• 60-20 Sex Discrimination Guidelines
  • 60-50 Guidelines on Discrimination Because of Religious or National Origin
  • 60-250 Affirmative Action Obligations for Disabled Veterans and Veterans of the Vietnam Era
  • 60-741 Affirmative Action Obligations for Individuals with Disabilities

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What employee records should we keep on file?

Employee records typically include a personnel file and payroll records.

Each employee's personnel file should contain the following as applicable: a job description, job application, offer of employment, IRS Form W-4, acknowledgement of receipt of employee handbook signed by the employee, periodic performance evaluations, sign-up forms for employee benefits, complaints from customers and co-workers, awards or citations for excellent performance, warnings and disciplinary actions, and notes on employee attendance and tardiness.

Employers should keep information on an employee's medical history strictly confidential and, along with any INS Form I-9 documents, separate from the employee's personnel file.

Additionally, it is good practice to have a policy that requires staff and volunteers to provide copies of their driver's licenses and insurance cards if they use personal vehicles to travel to volunteer sites or to and from work. The reason is twofold: First, the coverage for a vehicle involved in an accident always responds first; your agency's non-owned vehicle coverage pays excess over the coverage the employee has purchased. Second, you don't want to be in the position of having to explain why you authorized someone with a suspended license, for example, to drive on behalf of your organization if that person is involved in an accident. Such a situation could be embarrassing and could lead your organization to negligence-related litigation.

Reprinted from the Nonprofit Risk Management Center

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Are there sample policies for employees who have civic responsibilities?

Civic Responsibility

Yes. National Council of Nonprofit Associations (NCNA) believes in the civic responsibility of its employees and encourages this by allowing employees time off to serve required duty as jurors and as nonpartisan election-day poll workers, when appropriate and approved.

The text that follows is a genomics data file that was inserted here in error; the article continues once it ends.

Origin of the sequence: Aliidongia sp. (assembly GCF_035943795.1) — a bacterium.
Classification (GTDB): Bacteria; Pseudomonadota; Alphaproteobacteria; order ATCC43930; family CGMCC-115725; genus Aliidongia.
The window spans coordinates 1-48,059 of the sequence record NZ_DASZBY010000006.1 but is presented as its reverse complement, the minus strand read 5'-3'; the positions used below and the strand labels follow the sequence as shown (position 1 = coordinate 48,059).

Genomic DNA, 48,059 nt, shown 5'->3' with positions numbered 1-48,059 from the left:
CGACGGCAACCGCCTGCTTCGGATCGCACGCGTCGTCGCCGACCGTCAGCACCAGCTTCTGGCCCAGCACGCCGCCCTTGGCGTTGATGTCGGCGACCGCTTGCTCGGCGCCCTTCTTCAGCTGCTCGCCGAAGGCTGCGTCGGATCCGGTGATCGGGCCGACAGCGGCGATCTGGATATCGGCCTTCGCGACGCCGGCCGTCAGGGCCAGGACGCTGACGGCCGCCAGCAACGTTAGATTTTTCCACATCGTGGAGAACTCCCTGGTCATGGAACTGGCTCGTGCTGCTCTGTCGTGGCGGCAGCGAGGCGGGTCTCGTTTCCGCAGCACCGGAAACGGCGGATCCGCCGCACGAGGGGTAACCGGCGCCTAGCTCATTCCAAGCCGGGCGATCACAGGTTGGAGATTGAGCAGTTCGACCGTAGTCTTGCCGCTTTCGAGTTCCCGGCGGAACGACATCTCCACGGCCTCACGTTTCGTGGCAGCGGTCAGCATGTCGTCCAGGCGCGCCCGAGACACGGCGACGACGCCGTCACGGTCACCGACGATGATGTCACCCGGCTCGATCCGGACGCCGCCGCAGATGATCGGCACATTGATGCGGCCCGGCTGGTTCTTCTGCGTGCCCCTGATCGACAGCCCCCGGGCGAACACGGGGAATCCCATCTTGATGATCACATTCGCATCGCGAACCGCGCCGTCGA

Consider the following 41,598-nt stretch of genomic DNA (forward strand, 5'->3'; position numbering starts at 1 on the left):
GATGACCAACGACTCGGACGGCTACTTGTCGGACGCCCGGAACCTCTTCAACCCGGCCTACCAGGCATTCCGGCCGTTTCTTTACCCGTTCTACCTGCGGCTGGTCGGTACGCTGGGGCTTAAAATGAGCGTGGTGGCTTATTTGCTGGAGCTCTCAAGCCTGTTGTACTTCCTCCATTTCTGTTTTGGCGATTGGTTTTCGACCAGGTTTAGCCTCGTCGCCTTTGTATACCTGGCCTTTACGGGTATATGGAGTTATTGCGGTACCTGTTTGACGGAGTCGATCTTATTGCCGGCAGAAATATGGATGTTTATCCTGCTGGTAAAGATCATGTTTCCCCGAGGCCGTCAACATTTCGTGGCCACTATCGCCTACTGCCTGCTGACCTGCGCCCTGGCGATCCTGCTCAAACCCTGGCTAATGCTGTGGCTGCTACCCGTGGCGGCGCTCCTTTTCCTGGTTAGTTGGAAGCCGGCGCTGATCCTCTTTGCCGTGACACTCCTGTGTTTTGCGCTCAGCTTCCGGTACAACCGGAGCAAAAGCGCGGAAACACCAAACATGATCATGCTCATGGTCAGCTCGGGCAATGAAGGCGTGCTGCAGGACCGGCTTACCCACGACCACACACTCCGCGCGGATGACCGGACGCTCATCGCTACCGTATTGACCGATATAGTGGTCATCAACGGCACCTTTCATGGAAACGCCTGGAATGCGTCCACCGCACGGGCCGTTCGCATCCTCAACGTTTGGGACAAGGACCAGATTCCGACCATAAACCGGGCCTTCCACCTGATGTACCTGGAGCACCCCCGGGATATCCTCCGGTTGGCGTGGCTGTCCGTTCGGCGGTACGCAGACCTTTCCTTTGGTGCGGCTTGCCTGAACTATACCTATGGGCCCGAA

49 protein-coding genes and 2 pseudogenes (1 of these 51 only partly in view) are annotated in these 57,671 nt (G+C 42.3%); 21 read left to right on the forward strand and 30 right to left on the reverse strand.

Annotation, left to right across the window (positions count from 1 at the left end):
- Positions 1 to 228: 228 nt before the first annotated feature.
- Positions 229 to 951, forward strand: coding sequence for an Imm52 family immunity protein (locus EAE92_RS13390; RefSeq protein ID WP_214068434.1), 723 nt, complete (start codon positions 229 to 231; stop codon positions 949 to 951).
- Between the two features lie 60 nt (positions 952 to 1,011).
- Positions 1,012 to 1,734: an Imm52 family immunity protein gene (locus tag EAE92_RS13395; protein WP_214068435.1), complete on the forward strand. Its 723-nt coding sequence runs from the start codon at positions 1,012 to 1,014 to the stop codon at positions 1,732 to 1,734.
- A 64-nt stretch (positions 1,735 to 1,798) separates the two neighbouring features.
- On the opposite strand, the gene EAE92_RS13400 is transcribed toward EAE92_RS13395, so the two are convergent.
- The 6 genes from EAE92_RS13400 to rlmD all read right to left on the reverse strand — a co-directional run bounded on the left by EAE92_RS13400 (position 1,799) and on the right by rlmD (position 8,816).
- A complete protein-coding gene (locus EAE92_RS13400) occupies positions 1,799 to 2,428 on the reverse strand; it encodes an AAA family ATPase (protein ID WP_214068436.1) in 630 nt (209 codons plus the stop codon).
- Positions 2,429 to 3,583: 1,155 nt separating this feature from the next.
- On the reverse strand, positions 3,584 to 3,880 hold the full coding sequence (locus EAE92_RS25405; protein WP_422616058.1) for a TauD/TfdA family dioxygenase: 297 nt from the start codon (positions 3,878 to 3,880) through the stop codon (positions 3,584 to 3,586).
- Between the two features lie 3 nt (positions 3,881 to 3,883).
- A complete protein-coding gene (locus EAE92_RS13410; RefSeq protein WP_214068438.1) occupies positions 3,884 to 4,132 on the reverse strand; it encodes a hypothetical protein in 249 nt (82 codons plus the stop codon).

Jury Duty

For time served on jury duty, NCNA will pay employees the difference between his or her salary and any amount paid by the government, unless prohibited by law, up to a maximum of 10 days. If an employee is required to serve more than 10 days of jury duty, NCNA will provide the employee with unpaid leave. Employees must provide NCNA a copy of proof of service, as verified by the courts in which they serve.

Election-day Poll Workers

NCNA will pay employees the difference between his or her salary and any amount paid by the government or any other source, unless prohibited by law, for serving as an election-day worker at the polls on official election days (not to exceed two elections in one given calendar year). While performing their official nonpartisan duties at the polls, election-day workers may not engage in political activity or campaign for or against any candidate or ballot measure.

NCNA requires that employees provide proof of service for their time at the polls. Employees interested in using this benefit must have written approval from the executive director 30 days before the election. The executive director will assure that the employee's absence will not seriously interfere with the organization's operations.

From the National Council of Nonprofit Associations' (NCNA) Employee Handbook

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Where can I find sample whistle-blower policies?